Monday, October 11, 2010

Should Juveniles be Tried as Adults?

The Tennessean recently explored the use of adult penalties for crimes committed by juveniles. Children who kill are a particular concern. In Pennsylvania, there are more inmates serving life without parole for crime committed as juveniles than any other state.

In Lawrence County, a young man is being held for a murder committed at age 11. The Superior Court is considering an appeal requesting the case be remanded to juvenile court.

Experts say the most effective rehabilitation for young criminals comes in a juvenile detention center. At a detention center impressionable children are counseled in a positive environment with one-on-one attention from adult role models. In adult prison, the emphasis is on punishment. More vocational and academic programs have been added, but not every young adult prisoner takes advantage of them.

"They don't do well in prison," said William Bernet,professor of forensic psychiatry at Vanderbilt University School of Medicine. He told The Tennessean, grouping teenagers with hardened convicts just doesn't make sense. "They pick up more criminal habits. They identify with the criminal way of life."

Nationally, 10 percent of all murders are committed by juveniles, according to the Office of Juvenile Justice and Delinquency Prevention. That's about 1,043 murders a year.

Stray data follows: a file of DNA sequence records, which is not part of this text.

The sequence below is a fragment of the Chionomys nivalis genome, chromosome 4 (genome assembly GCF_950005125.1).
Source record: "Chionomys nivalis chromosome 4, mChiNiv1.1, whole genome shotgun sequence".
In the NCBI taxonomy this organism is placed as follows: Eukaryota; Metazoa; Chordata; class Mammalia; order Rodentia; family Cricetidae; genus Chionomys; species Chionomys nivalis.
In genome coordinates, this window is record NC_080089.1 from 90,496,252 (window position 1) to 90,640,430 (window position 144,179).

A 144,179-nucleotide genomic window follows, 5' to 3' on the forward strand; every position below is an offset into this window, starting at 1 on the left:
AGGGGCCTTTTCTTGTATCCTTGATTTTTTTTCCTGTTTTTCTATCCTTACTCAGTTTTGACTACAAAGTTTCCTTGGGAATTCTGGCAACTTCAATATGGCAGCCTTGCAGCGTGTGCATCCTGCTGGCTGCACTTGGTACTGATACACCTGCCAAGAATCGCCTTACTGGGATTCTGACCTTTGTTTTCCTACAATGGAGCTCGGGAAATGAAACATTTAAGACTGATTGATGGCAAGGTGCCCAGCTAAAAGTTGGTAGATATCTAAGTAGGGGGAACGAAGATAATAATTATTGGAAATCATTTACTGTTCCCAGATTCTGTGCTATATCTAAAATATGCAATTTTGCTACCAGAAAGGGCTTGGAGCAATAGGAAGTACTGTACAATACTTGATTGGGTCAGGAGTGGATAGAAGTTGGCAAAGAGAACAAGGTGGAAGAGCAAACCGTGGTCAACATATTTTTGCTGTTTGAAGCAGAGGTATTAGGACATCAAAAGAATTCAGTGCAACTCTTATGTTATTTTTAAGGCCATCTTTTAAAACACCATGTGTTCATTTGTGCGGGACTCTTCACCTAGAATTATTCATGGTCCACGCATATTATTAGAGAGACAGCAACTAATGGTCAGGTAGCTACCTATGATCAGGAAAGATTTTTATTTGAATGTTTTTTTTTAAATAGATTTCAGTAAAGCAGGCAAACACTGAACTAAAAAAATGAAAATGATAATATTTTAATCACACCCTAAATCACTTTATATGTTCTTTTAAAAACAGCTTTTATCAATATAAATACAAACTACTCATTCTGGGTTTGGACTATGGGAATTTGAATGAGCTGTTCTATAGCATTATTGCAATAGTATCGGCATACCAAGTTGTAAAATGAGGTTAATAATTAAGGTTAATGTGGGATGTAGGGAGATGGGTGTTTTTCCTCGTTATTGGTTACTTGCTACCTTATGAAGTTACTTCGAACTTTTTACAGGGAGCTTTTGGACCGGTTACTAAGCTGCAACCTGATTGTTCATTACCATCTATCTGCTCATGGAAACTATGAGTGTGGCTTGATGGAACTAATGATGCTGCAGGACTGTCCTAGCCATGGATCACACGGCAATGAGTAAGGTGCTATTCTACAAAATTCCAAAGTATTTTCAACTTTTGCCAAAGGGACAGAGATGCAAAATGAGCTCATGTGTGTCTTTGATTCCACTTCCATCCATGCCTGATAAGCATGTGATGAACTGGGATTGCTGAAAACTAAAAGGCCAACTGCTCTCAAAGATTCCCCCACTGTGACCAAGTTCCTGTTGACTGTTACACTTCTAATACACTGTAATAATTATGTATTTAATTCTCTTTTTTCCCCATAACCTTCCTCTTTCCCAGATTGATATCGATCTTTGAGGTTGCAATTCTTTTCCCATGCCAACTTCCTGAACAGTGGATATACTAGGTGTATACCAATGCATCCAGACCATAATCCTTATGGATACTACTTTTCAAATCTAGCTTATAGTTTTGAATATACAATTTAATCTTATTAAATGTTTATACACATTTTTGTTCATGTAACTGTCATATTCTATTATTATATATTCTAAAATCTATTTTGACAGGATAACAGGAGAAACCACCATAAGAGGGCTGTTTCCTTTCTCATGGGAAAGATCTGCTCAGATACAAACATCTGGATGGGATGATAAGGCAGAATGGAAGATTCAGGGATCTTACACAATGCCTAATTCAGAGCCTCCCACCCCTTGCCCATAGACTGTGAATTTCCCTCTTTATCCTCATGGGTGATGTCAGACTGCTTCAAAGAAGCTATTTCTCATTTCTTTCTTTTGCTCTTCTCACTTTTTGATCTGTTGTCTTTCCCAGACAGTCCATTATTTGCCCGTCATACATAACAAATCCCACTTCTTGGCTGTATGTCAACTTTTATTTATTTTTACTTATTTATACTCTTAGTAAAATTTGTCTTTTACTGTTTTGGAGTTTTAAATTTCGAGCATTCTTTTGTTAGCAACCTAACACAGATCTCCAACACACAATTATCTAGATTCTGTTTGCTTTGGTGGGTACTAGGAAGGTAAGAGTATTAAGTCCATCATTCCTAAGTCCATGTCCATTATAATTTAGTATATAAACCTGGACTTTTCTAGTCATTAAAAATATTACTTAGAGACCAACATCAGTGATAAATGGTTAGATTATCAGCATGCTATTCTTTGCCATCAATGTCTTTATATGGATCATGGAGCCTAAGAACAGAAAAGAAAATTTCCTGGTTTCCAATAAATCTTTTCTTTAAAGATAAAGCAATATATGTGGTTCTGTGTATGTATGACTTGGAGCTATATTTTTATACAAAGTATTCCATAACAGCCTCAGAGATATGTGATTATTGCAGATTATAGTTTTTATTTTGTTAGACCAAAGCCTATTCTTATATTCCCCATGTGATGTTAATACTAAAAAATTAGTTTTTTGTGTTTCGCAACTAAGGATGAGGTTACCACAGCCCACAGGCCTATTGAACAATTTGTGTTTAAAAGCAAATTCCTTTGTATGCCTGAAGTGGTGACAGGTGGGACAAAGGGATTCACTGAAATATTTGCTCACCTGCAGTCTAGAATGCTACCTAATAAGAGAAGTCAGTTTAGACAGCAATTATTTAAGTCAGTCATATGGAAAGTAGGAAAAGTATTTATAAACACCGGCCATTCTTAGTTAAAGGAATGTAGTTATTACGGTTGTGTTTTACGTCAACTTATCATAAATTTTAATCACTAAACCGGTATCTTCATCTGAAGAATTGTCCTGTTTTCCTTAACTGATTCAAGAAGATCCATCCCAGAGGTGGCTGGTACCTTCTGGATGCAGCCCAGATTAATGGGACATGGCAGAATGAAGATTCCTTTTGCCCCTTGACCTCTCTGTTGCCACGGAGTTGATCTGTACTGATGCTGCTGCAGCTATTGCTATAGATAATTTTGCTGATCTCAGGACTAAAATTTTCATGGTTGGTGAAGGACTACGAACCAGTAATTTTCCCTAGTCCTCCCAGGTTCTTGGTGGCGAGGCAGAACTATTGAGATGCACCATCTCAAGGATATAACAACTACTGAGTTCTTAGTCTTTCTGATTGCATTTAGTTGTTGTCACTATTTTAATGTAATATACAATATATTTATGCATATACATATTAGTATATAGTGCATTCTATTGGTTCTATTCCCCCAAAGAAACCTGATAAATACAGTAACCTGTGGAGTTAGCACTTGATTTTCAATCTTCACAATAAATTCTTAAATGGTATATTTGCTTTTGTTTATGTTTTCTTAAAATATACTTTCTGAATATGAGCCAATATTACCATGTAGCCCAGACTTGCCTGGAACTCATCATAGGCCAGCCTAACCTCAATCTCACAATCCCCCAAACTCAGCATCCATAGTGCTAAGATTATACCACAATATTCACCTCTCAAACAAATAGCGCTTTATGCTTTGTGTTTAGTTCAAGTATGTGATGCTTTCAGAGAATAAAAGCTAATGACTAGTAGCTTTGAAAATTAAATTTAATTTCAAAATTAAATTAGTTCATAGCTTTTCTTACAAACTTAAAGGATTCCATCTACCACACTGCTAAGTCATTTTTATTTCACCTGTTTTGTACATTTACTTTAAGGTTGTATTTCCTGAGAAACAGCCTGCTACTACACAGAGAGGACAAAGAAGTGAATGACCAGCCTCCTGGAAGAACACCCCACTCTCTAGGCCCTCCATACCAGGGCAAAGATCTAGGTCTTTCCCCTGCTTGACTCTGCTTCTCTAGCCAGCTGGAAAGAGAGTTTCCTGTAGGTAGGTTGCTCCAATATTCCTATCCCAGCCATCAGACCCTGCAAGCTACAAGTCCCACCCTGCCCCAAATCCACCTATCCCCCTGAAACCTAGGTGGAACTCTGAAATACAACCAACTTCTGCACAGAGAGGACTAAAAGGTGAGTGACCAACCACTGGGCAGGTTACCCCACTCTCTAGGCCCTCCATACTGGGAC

Violence toward others peaks in adolescent years, Peter Ash of Emory University told The Tennessean.

The good news here is that a violent adolescent doesn't necessarily become a violent adult. Some two-thirds to three-quarters of violent youths grow out of it and become more self-controlled, he said. This, coupled with the efforts to rehabilitate in the
juvenile justice system, is why some say trying children as adults is no benefit to society.

Laurence Steinberg, a psychology professor at Temple University in Philadelphia, helped draft an American Psychological Association brief for a 2005 case in which the U.S. Supreme Court outlawed the death penalty for crimes committed before age 18. Although, the Supreme Court banned the execution of juveniles in Roper v. Simmons, 543 U.S. 551 (2005)the court did not rely directly on the Professor Steinberg's research concerning juvenile brain development. The research was noted in a footnote. The Court relied on a national consensus that had developed against the death penalty being applied to juveniles. Thirty-five states had banned the death penalty for juveniles prior to the Court's decision.

"I don't think it's ever appropriate to try young kids as adults," Steinberg told The Tennessean. "I think that below 15, I would feel uncomfortable regardless of what they've done."

Obviously, not everyone in Pennsylvania shares Professor's Steinberg's sentiments.

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